There is no private, prior language. No baby talk nor word of god has meaning beyond our shared agreement. Today, it seems, our shared language has betrayed us, is fading to leave only the emoticon of a tear.
Real things exist whatever their names on our charts. You can be shipwrecked on Isla 25 de Mayo or King George Island: the rocks of the South Shetlands don't care what you call them. The names are fraught and freighted, chained within the histories of faraway nations. In the same way the language of science, those hypotheses and taxonomies which change and confuse, has become distrusted and belied.
Europe is a real place, distant across a Dundalk street or glimpsed from the white cliffs. Europe, the loved or hated idea, is deep within us. For British-Europeans in the sceptered isle (united no more), the great project continues in our contiguity, our history, in the blood shed at Ypres, Dachau and Guernica. How do you say it? asks the bored child. If we won, why can’t we say it?
The people of England are famous for their monolingualism, slowly shouting tea with milk as if mere repetition will bring the right brown liquid to the table. Exporting the language has served us well. More people speak Chinese, but English gets everywhere, the biting mite of languages, the favoured medium of exchange. We haven’t had to bother.
Having just the one language, though, has become a bit boring, a bit lonely in the noisy hubbub of cyberspace, the drone in the headset of multi-lingual negotiations, the unknown foods on the supermarket shelf. It’s easier to talk to the family, the colonial club, however far away they are. We have substituted the myth of the common tongue for the realities of geography and landscape, the chummy blokiness of the pub replacing shared protectionism against the cold winds of free trade.
(Of course, the single tongue was always a lie: despite the best efforts of Plantaganets and imposed feudalisms, Cymraeg thrives and Gàidhlig clings to the rocks of the Hebrides. Norn is still sung and I have heard it in conversation.)
In Arabic, taqiya is a form of dissimulation, a specific provision allowing the denial of the truth of faith. For some this must never happen, while for others, it is a central part of their relationship with their god. The Druze, for instance, an Islamic faith, will not speak of god at all. Invaded and forced to speak the shahada, are they dissimulating or maintaining their beliefs? There is no way to know. For them, and for the artist, taqiya becomes the truth.
Our main language has Babelised, fragmented to mutual incomprehension and curdled to hatred. The post-fact world has been tearing us apart for some time, conservatives’ denial of expertise reaching new depths this month. Others, I, passionately want to believe that if people know the truth, the world will be better: we can mend the climate, stop the wars, love one another in peace. The prayer is for knowledge, that it brings wisdom.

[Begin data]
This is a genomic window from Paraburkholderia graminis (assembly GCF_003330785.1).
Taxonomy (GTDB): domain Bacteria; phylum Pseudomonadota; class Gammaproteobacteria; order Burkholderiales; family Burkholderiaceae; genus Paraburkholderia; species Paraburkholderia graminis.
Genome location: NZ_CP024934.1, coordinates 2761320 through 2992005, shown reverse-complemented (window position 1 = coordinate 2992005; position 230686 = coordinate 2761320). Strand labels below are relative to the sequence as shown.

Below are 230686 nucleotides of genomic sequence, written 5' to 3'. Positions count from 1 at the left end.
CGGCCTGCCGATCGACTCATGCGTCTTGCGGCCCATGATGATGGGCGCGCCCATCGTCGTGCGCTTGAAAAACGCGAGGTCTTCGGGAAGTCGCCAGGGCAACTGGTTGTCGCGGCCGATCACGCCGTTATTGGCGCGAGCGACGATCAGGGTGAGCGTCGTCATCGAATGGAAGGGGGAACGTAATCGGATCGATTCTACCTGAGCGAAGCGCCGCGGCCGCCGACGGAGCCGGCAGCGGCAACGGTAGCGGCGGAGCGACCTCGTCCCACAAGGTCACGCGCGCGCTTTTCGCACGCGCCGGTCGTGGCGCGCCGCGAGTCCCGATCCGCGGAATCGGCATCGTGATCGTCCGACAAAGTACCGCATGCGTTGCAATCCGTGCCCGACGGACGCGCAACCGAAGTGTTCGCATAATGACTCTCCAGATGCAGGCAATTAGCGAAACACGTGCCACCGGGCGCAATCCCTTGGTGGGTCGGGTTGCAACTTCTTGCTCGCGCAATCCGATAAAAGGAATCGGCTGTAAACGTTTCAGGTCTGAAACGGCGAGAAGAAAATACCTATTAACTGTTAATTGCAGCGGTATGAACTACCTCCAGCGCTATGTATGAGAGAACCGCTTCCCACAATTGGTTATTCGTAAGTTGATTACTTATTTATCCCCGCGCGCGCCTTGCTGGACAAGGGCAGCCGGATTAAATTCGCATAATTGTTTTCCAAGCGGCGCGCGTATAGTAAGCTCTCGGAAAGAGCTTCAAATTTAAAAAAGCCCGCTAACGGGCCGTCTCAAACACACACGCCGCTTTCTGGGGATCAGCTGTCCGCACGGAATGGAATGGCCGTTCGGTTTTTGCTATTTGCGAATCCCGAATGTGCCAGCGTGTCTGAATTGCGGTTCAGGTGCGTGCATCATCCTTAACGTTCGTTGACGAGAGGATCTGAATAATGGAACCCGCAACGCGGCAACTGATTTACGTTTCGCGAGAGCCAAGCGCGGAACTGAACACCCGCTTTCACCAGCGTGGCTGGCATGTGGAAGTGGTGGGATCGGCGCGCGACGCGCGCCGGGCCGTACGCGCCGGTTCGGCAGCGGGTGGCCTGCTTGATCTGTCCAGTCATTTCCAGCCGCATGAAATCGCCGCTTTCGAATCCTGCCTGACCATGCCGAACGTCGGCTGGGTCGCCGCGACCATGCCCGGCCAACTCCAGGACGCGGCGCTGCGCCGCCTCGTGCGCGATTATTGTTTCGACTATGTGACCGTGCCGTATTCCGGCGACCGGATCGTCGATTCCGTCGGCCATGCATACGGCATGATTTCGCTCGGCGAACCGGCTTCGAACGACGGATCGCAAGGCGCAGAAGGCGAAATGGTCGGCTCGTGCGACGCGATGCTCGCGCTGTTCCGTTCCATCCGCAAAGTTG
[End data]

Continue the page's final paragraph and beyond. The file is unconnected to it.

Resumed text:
And yet, and yet, the truth has been said again and again in these last months, by ordinary people furious at their disenfranchisement, the collapse of services and the changes in their towns. Now communities destroyed and still bleeding from Thatcherite assaults and Blairite arrogance have screamed out their visceral rage, after years boiling at politicians who don’t speak their language. No-one seemed to listen, and so the evidence-based predictions are already playing out: the Union’s leaders push for stability and the markets ride the roller coaster, and ordinary people are vilely abused on the streets. Truth, along with so much else, has proved irrelevant to anger and betrayal. Fear has led to the denial of the faith: anger has become taqiya.
Anger, though, cannot be all of the truth. Complicity is central: we have all played a part in this disintegration just as we are all complicit in language. Here, in the divided kingdom, Shakespeare’s legacy in our everyday speech has not brought us together but rather left us more bitterly divided than ever. What poetry, what songs and prayers may bring us back to unity and to science, to compassion and peace?
This mini-essay was obviously finished after the referendum of 23 June 2016, which resulted in a vote to leave the European Union. I am devastated by that decision, taken two days before publishing it on the blog.
I started writing L is for Language some weeks ago, interested in the multiple yet non-existent Antarctican language, the way the languages of science, of colonising nations and poets have shaped our perceptions of the white continent. Of course, my thoughts on language, class, truth and conflict have inevitably been roiled and rolled in the last weeks and days and I cannot stay in the place where I started. Like my country, I am different today. So this is the piece you have, sharpened in the misery of democracy and anger, with its roots deep in the Antarctic experience, in the never-silent glaciers and the sea breaking around the feet of those penguins which never shut up.
Can the US learn from this? Please stay on this trail. Write those poems, songs and prayers. Your voice is compelling and beautiful.
I sorely hope the US can learn from this. I hope that *we* can learn from this and find something in what currently feels like rubble. Of course it isn’t rubble: my town is not Homs. But the European project teeters on the brink and the UK has put a bit boot to its backside. I believe that is tragic. I don’t know what the US equivalent is but the prospect of the current single superpower becoming as anti-rationalist, hate-filled and *small* as we are right now is enough to set me weeping (again). Thank you for the kind words about the writing. This one was very hard to do.